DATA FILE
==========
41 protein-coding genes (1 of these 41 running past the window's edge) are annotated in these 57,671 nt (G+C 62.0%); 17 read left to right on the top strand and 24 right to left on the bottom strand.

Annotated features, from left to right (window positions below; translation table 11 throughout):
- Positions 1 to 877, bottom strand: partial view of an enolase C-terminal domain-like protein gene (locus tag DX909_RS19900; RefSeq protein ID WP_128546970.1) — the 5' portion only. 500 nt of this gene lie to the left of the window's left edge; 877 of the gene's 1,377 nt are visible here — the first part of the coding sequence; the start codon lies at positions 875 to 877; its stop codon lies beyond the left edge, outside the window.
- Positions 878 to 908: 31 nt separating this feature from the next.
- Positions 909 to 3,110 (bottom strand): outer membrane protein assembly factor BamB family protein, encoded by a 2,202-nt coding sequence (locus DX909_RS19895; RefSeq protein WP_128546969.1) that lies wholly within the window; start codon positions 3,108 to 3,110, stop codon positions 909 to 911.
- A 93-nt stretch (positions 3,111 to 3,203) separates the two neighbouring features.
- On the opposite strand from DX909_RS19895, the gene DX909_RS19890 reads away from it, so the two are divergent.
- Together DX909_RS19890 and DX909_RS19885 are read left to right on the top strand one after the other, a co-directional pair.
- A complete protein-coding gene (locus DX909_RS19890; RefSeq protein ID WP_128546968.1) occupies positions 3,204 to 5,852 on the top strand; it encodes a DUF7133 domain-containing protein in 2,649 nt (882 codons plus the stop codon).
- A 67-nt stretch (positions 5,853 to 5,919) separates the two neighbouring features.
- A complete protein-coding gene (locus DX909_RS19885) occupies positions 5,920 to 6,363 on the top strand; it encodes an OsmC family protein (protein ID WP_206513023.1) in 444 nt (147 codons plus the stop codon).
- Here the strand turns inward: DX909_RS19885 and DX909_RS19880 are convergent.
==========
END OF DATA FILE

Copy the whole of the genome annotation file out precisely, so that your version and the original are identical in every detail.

41 protein-coding genes (1 of these 41 running past the window's edge) are annotated in these 57,671 nt (G+C 62.0%); 17 read left to right on the top strand and 24 right to left on the bottom strand.

Annotated features, from left to right (window positions below; translation table 11 throughout):
- Positions 1 to 877, bottom strand: partial view of an enolase C-terminal domain-like protein gene (locus tag DX909_RS19900; RefSeq protein ID WP_128546970.1) — the 5' portion only. 500 nt of this gene lie to the left of the window's left edge; 877 of the gene's 1,377 nt are visible here — the first part of the coding sequence; the start codon lies at positions 875 to 877; its stop codon lies beyond the left edge, outside the window.
- Positions 878 to 908: 31 nt separating this feature from the next.
- Positions 909 to 3,110 (bottom strand): outer membrane protein assembly factor BamB family protein, encoded by a 2,202-nt coding sequence (locus DX909_RS19895; RefSeq protein WP_128546969.1) that lies wholly within the window; start codon positions 3,108 to 3,110, stop codon positions 909 to 911.
- A 93-nt stretch (positions 3,111 to 3,203) separates the two neighbouring features.
- On the opposite strand from DX909_RS19895, the gene DX909_RS19890 reads away from it, so the two are divergent.
- Together DX909_RS19890 and DX909_RS19885 are read left to right on the top strand one after the other, a co-directional pair.
- A complete protein-coding gene (locus DX909_RS19890; RefSeq protein ID WP_128546968.1) occupies positions 3,204 to 5,852 on the top strand; it encodes a DUF7133 domain-containing protein in 2,649 nt (882 codons plus the stop codon).
- A 67-nt stretch (positions 5,853 to 5,919) separates the two neighbouring features.
- A complete protein-coding gene (locus DX909_RS19885) occupies positions 5,920 to 6,363 on the top strand; it encodes an OsmC family protein (protein ID WP_206513023.1) in 444 nt (147 codons plus the stop codon).
- Here the strand turns inward: DX909_RS19885 and DX909_RS19880 are convergent.